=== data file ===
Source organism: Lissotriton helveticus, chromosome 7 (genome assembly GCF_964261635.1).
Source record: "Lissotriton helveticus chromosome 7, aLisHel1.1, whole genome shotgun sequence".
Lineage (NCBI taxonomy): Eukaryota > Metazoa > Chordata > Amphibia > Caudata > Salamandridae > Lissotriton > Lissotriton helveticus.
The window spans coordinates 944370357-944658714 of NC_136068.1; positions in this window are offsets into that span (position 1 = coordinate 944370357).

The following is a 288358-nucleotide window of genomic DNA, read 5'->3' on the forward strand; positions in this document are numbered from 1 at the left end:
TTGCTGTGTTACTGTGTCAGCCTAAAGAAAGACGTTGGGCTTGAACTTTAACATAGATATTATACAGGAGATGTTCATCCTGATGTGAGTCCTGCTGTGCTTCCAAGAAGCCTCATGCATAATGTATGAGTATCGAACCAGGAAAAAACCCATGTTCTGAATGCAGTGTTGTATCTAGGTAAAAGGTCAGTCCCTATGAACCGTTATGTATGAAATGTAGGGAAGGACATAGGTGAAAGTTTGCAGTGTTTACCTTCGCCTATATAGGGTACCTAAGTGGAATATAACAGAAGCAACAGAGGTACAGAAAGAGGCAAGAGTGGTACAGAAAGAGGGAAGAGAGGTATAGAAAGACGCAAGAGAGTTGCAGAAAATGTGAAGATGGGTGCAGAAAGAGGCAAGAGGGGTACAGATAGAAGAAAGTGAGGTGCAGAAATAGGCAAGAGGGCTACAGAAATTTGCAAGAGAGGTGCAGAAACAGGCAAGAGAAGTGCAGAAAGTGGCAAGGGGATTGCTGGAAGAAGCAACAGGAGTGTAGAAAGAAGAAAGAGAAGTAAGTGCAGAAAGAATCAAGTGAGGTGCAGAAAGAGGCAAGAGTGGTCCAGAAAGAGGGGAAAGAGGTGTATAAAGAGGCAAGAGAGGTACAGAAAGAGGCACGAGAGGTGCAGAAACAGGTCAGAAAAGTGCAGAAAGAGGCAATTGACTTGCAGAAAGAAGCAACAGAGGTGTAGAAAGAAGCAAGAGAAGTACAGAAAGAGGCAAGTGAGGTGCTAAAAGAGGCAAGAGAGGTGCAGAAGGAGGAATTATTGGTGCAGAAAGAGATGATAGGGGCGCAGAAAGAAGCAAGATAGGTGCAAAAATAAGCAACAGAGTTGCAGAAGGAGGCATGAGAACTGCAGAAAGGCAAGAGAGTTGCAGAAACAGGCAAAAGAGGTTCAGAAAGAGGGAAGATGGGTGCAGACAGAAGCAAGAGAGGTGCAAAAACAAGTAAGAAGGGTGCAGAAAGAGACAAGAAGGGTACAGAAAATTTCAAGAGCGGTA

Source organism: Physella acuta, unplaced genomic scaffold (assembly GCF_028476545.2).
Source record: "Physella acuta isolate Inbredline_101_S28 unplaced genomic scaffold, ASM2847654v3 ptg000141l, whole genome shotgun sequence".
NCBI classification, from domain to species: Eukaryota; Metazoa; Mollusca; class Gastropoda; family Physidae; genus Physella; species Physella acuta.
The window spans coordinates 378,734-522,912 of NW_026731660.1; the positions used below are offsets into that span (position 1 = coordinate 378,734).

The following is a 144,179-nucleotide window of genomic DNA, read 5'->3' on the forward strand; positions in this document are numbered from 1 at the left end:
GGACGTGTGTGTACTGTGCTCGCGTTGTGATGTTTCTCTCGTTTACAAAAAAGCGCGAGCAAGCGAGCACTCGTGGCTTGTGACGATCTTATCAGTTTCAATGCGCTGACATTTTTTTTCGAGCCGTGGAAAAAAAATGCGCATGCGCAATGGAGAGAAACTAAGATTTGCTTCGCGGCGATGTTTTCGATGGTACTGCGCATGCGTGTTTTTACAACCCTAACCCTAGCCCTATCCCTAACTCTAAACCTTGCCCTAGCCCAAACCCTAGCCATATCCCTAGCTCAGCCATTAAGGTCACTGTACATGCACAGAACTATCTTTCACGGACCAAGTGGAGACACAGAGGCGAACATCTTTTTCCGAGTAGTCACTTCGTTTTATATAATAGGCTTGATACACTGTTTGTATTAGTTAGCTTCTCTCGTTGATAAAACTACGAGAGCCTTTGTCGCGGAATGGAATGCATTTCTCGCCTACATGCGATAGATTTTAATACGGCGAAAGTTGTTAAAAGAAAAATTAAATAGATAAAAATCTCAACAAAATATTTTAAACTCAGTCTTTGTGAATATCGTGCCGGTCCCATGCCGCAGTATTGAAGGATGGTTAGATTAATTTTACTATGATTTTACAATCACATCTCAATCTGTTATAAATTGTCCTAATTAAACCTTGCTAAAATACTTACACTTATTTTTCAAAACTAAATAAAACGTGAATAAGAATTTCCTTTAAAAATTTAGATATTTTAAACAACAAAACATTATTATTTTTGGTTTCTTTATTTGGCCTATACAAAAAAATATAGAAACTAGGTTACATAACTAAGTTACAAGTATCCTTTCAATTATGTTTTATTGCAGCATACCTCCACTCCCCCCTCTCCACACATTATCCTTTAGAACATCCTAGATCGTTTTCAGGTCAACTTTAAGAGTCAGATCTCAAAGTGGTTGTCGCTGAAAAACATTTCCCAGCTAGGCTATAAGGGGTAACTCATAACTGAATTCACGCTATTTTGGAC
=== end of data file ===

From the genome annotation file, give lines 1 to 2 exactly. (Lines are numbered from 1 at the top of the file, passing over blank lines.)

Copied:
Source organism: Lissotriton helveticus, chromosome 7 (genome assembly GCF_964261635.1).
Source record: "Lissotriton helveticus chromosome 7, aLisHel1.1, whole genome shotgun sequence".